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How to Check Out a Business to Avoid Getting Ripped Off

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Over the years a common theme has emerged where people feel they are scammed by a company or taken advantage of, and it appears they have not checked them out before giving up their hard earned money for services. Here is my guide on what to do to help you from becoming a victim.

Checking out a company or business before you pay them a lot of money is smart and prudent. It can help keep you from being ripped off.

The largest issue I see when people are in trouble and looking for help is they tend to run to the first company that claims they can help them, and they suspend commonsense or prudent measures and hope the company will perform the services they claim to be able to. It isn’t till later that people find out that the claims made may not have been true and then they are left in a worse spot and struggle trying to get their money back.

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How to Check Out a Company or Business

There is no one surefire way to check out a company, so feel free to make additional suggestions in the comments below. Here is what I suggest doing:

1. What is the Company Address?

Ask the company to provide the physical street address where they are located if you were to visit them. Many companies hide behind a mail drop or postal center address.While it is true that some startup companies do legitimately use these mail centers to receive mail, it is also true that many fly-by-night outfits use them as well to shield themselves. They will close the mailbox and move on to the next thing. If a company is not substantial enough or can’t provide you with a physical street address then you may want to consider if they are going to be around if a problem occurs. If they do give you a physical street address with a suite number, do a Google search for that address and suite number. Many of those turn out to be virtual office spaces. They look like legitimate addresses but a little checking will show you they are just a fancier version of the mail drop mask.You might want to suggest you are going to be in the area and you’d like to drop in unannounced at their address. If they try to talk you out of that, that might make you wonder why.You can use the street address to take a look at it from the street using Google Maps. That can be extremely enlightening.

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2. Is the Company Registered?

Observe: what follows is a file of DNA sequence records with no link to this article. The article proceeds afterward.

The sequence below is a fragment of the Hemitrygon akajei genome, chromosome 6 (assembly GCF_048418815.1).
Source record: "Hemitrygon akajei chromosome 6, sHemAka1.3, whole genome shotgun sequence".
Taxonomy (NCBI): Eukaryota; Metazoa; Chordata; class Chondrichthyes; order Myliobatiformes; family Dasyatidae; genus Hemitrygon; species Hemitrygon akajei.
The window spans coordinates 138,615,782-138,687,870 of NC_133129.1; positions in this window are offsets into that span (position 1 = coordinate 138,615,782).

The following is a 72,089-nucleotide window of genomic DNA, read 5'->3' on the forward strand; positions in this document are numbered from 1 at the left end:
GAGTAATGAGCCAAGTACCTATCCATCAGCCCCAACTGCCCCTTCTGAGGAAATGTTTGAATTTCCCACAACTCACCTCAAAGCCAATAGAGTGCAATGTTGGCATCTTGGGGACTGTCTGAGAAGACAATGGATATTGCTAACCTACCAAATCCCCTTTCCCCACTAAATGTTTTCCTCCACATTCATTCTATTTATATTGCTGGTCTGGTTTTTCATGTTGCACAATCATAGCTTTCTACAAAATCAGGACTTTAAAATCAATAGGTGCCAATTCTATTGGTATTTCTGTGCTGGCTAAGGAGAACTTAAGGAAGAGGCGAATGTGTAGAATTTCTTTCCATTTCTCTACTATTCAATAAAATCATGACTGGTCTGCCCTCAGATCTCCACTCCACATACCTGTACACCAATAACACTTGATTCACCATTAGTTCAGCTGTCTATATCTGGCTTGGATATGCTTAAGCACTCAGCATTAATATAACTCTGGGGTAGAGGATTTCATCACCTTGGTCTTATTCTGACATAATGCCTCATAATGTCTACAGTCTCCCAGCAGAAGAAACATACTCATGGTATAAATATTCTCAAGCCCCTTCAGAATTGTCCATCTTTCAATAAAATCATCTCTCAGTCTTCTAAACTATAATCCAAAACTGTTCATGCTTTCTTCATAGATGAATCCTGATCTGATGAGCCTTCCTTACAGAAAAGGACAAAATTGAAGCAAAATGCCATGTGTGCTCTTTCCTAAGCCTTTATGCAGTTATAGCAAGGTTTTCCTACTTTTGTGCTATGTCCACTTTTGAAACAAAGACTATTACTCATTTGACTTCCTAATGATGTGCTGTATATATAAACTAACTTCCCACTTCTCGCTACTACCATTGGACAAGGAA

It’s easy to check to see if a company is licensed these days. A simple google search for ‘[state] corporation search’ will typically get you the link for the state you are searching so you can do a quick search of the the state records to see if they are registered. You will want to check the state in which they say they are located and your state. It is surprising the number of companies that are not licensed to conduct business in their own state. While a company may be operated as a sole-proprietorship and may not be a registered corporation or LLC with the state, that will at least give you a good idea how big they are, and if they claim to be a “corporation, nonprofit, or LLC” they should be registered.

3. Is the Company Licensed?

If the company is selling you some sort of financial service or debt help, the chances are that their state and your state require some sort of licensing. This is true for both for-profit and nonprofit organizations. If a company is selling you debt help or a loan, they most likely should hold a state license or be exempt from licensing. Ask them for their licensing information to be able to provide a service. If they claim they are not required to be licensed, you can use the free debt relief compliance module to check if that is true.

4. Recognize the Role of the Person You Are Talking To.

Typically the person you are talking to on the phone is either paid a commission or evaluated on one thing, making sales. The intentional or unintentional effort of a representative is to persuade you to use they services and enroll as a client with them. Don’t feel pushed. You need to understand the representative may say a lot of things that don’t wind up being supported in writing. They may engage in puffery or misrepresentation to get you to pay them money for services. If a company is attempting to sell you services and using the telephone, they must comply with the FTC Telemarketing Sales Rule.

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Ask the Company to Put Their Performance Claims in Writing (cont.) »

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